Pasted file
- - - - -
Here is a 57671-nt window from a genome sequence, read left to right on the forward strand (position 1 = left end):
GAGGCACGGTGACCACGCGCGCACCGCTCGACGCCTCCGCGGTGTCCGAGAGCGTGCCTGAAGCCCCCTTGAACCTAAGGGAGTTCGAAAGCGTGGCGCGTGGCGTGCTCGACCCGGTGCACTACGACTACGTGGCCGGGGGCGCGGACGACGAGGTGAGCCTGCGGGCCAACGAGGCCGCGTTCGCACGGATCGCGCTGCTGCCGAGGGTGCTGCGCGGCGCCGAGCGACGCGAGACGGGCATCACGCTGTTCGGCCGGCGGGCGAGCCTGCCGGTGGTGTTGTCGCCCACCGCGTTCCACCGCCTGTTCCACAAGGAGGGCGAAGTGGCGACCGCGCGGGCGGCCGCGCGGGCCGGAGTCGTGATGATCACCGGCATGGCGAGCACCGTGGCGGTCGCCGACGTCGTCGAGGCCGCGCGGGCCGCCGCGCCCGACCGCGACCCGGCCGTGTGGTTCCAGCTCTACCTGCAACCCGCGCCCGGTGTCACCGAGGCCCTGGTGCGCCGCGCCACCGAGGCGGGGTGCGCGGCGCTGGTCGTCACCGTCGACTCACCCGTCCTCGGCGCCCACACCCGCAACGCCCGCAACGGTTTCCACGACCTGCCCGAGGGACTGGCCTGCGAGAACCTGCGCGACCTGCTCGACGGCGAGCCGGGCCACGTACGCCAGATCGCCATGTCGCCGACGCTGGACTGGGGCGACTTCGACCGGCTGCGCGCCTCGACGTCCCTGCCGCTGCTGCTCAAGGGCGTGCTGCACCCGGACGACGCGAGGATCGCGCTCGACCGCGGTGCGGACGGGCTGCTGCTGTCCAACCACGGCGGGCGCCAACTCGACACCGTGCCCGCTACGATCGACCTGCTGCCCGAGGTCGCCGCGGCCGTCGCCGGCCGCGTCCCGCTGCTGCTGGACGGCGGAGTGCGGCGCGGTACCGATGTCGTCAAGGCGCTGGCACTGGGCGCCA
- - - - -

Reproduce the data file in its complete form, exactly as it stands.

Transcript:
Here is a 57671-nt window from a genome sequence, read left to right on the forward strand (position 1 = left end):
GAGGCACGGTGACCACGCGCGCACCGCTCGACGCCTCCGCGGTGTCCGAGAGCGTGCCTGAAGCCCCCTTGAACCTAAGGGAGTTCGAAAGCGTGGCGCGTGGCGTGCTCGACCCGGTGCACTACGACTACGTGGCCGGGGGCGCGGACGACGAGGTGAGCCTGCGGGCCAACGAGGCCGCGTTCGCACGGATCGCGCTGCTGCCGAGGGTGCTGCGCGGCGCCGAGCGACGCGAGACGGGCATCACGCTGTTCGGCCGGCGGGCGAGCCTGCCGGTGGTGTTGTCGCCCACCGCGTTCCACCGCCTGTTCCACAAGGAGGGCGAAGTGGCGACCGCGCGGGCGGCCGCGCGGGCCGGAGTCGTGATGATCACCGGCATGGCGAGCACCGTGGCGGTCGCCGACGTCGTCGAGGCCGCGCGGGCCGCCGCGCCCGACCGCGACCCGGCCGTGTGGTTCCAGCTCTACCTGCAACCCGCGCCCGGTGTCACCGAGGCCCTGGTGCGCCGCGCCACCGAGGCGGGGTGCGCGGCGCTGGTCGTCACCGTCGACTCACCCGTCCTCGGCGCCCACACCCGCAACGCCCGCAACGGTTTCCACGACCTGCCCGAGGGACTGGCCTGCGAGAACCTGCGCGACCTGCTCGACGGCGAGCCGGGCCACGTACGCCAGATCGCCATGTCGCCGACGCTGGACTGGGGCGACTTCGACCGGCTGCGCGCCTCGACGTCCCTGCCGCTGCTGCTCAAGGGCGTGCTGCACCCGGACGACGCGAGGATCGCGCTCGACCGCGGTGCGGACGGGCTGCTGCTGTCCAACCACGGCGGGCGCCAACTCGACACCGTGCCCGCTACGATCGACCTGCTGCCCGAGGTCGCCGCGGCCGTCGCCGGCCGCGTCCCGCTGCTGCTGGACGGCGGAGTGCGGCGCGGTACCGATGTCGTCAAGGCGCTGGCACTGGGCGCCA